Revenge Pornography: Notice and Takedown

Herewith first impressions of the Government’s proposal to criminalise “Revenge Pornography” since, if it is passed, this will be another type of material that those offering web or other publishing services for user generated content will need to include in their notice and takedown processes. Comments welcome, especially if you think there’s something I’ve missed.

The proposed amendment to the Criminal Justice and Courts Bill would ensure it is a crime (in some cases it already is) to “disclose a private sexual photograph or film” without the consent of the subject of the photograph and “with the intention of causing that individual distress”. There have been a number of recent instances of people maliciously placing such images on social media, web and other hosting services, so it’s not surprising that the Government want to ensure that when that happens, the hosting service removes it promptly when they are notified.

However unlike other notice and takedown processes (copyright, defamation, etc.) that is slightly complicated by the fact that intent to cause distress is an essential component of the proposed crime. A hosting service that didn’t remove material on notification might be able to claim that it had no intention to cause distress, so was innocent of any crime. I suspect that’s why the amendment includes a second version of the crime, which can only be committed by service providers (potentially including those based outside England and Wales). It’s not at all clear to me from the drafting whether the intent to cause distress still applies to that one, but I can’t think of any other reason for including it.

The offence would, however, still be covered by the normal immunities under the E-Commerce Directive. Until a hosting provider has actual knowledge that specific information is a private sexual photograph or film, disclosed without consent and with intent to cause distress, they cannot be guilty of the offence. Once they are informed of those facts, the hosting provider must “expeditiously” remove the information (or disable access to it) if they want to avoid the possibility of committing a crime.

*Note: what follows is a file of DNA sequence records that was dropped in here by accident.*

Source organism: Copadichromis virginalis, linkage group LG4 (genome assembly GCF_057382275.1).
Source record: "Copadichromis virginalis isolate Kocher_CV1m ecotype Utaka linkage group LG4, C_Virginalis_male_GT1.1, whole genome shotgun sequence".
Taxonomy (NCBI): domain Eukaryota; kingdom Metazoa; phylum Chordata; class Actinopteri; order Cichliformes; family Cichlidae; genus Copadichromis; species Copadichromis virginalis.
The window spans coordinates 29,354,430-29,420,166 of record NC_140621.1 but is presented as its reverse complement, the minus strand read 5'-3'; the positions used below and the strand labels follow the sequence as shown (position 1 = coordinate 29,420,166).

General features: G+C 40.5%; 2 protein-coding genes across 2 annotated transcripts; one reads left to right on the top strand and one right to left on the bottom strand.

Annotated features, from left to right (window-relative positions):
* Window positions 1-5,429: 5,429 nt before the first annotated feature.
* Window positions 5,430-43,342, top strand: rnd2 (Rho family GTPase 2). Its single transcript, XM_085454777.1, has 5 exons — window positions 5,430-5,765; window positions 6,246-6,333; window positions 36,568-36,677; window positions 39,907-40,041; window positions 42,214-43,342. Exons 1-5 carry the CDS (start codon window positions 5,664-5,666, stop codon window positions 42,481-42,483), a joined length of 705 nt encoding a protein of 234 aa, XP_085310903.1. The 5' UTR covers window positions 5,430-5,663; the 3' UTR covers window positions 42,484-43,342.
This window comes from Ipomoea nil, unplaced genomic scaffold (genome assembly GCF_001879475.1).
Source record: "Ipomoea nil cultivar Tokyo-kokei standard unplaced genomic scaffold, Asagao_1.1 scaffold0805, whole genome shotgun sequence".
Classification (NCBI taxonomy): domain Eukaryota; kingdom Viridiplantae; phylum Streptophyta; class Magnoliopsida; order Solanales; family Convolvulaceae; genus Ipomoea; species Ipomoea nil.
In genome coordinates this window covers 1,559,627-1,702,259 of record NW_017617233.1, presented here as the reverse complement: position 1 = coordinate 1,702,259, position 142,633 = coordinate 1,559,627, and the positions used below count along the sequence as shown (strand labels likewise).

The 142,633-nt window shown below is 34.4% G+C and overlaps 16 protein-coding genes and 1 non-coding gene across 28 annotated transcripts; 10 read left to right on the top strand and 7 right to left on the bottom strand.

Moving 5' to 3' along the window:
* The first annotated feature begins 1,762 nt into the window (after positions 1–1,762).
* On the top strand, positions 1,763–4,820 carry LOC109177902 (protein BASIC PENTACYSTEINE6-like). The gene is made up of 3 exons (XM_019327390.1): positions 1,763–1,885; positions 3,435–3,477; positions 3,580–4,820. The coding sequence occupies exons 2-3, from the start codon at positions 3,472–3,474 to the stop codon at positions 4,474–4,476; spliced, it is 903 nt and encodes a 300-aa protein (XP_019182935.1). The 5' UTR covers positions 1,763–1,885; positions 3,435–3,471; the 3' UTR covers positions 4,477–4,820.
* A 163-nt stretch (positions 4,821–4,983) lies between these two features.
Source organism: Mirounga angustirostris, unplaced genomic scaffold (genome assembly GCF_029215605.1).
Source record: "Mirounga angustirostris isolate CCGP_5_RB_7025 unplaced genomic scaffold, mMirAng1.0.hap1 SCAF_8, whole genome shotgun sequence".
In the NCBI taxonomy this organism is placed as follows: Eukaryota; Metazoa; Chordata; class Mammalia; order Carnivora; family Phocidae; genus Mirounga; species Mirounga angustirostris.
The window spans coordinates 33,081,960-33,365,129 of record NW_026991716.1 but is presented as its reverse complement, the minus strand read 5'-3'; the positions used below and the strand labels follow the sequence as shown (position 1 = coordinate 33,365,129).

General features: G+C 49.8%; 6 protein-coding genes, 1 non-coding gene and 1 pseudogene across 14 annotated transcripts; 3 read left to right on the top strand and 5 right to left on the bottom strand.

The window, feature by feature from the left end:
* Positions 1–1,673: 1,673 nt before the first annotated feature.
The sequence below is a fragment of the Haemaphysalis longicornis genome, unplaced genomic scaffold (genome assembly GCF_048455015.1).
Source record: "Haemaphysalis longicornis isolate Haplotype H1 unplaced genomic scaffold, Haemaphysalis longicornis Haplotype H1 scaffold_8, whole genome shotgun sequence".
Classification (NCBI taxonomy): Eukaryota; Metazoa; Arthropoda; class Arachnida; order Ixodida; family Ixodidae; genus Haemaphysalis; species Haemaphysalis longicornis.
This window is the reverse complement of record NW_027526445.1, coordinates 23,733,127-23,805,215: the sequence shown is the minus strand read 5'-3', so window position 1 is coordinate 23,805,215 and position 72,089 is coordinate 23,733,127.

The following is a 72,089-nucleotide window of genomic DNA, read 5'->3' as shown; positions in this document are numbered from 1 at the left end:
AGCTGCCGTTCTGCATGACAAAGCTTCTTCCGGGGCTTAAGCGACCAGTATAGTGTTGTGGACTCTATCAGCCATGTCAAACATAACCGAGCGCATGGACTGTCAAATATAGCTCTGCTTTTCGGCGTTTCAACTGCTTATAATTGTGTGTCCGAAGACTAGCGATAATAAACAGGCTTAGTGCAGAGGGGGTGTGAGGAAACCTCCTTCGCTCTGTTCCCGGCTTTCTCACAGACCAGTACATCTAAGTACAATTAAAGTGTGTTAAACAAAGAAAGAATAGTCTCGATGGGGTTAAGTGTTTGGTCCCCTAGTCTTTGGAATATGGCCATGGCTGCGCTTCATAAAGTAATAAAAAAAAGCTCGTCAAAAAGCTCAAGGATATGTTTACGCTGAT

The amendment may need fixing in one other area, though, since although there is a defence if a film or image is disclosed for purposes related to crime there doesn’t seem to be an equivalent defence for other disclosures required by law, for example in the context of civil cases or even under the Freedom of Information Act. I hope that will be addressed in the Parliamentary debates.

And note that the use of “private” in this Bill involves yet another new definition of that term: “A photograph or film is ‘private’ if it shows something that is not of a kind ordinarily seen in public”. So the fact that an image may have already been widely disseminated to the public doesn’t legitimise its malicious use.

[Apologies for the lack of direct references to the text, but there are no section or line numbers in the current draft I can refer to. The main offence appears below the text “After Clause 29” and the Annex for service providers can be found by searching the text for “service providers”]

[UPDATE: SCL have managed to extract just the revenge pornography parts of the Amendment – thanks]

By Andrew Cormack

I'm Chief Regulatory Advisor at Jisc, responsible for keeping an eye out for places where our ideas, services and products might raise regulatory issues. My aim is to fix either the product or service, or the regulation, before there's a painful bump!

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